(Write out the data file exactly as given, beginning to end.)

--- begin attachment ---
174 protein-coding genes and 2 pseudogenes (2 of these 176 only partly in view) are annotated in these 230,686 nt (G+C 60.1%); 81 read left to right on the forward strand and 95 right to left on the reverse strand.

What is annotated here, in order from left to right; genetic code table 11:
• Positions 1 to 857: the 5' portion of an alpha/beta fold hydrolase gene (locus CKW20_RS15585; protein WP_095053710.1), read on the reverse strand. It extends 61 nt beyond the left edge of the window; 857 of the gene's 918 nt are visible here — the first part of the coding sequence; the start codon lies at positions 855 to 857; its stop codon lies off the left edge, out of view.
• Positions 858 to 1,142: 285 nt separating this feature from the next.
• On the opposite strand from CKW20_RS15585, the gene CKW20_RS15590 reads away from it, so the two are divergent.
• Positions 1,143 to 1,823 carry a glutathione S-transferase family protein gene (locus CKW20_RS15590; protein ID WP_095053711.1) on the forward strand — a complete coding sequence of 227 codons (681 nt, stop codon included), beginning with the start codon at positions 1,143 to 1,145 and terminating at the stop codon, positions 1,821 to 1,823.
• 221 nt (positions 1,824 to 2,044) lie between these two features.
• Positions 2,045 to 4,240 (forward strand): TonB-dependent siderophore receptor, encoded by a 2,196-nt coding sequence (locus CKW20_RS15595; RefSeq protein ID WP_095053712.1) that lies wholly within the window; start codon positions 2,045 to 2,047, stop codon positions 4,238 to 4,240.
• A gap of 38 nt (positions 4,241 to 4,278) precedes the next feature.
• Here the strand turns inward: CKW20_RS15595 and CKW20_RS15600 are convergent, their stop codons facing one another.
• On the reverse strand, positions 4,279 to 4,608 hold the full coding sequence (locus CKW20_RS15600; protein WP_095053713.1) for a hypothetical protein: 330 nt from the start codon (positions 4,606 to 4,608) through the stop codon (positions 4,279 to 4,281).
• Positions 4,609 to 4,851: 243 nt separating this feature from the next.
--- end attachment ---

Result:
174 protein-coding genes and 2 pseudogenes (2 of these 176 only partly in view) are annotated in these 230,686 nt (G+C 60.1%); 81 read left to right on the forward strand and 95 right to left on the reverse strand.

What is annotated here, in order from left to right; genetic code table 11:
• Positions 1 to 857: the 5' portion of an alpha/beta fold hydrolase gene (locus CKW20_RS15585; protein WP_095053710.1), read on the reverse strand. It extends 61 nt beyond the left edge of the window; 857 of the gene's 918 nt are visible here — the first part of the coding sequence; the start codon lies at positions 855 to 857; its stop codon lies off the left edge, out of view.
• Positions 858 to 1,142: 285 nt separating this feature from the next.
• On the opposite strand from CKW20_RS15585, the gene CKW20_RS15590 reads away from it, so the two are divergent.
• Positions 1,143 to 1,823 carry a glutathione S-transferase family protein gene (locus CKW20_RS15590; protein ID WP_095053711.1) on the forward strand — a complete coding sequence of 227 codons (681 nt, stop codon included), beginning with the start codon at positions 1,143 to 1,145 and terminating at the stop codon, positions 1,821 to 1,823.
• 221 nt (positions 1,824 to 2,044) lie between these two features.
• Positions 2,045 to 4,240 (forward strand): TonB-dependent siderophore receptor, encoded by a 2,196-nt coding sequence (locus CKW20_RS15595; RefSeq protein ID WP_095053712.1) that lies wholly within the window; start codon positions 2,045 to 2,047, stop codon positions 4,238 to 4,240.
• A gap of 38 nt (positions 4,241 to 4,278) precedes the next feature.
• Here the strand turns inward: CKW20_RS15595 and CKW20_RS15600 are convergent, their stop codons facing one another.
• On the reverse strand, positions 4,279 to 4,608 hold the full coding sequence (locus CKW20_RS15600; protein WP_095053713.1) for a hypothetical protein: 330 nt from the start codon (positions 4,606 to 4,608) through the stop codon (positions 4,279 to 4,281).
• Positions 4,609 to 4,851: 243 nt separating this feature from the next.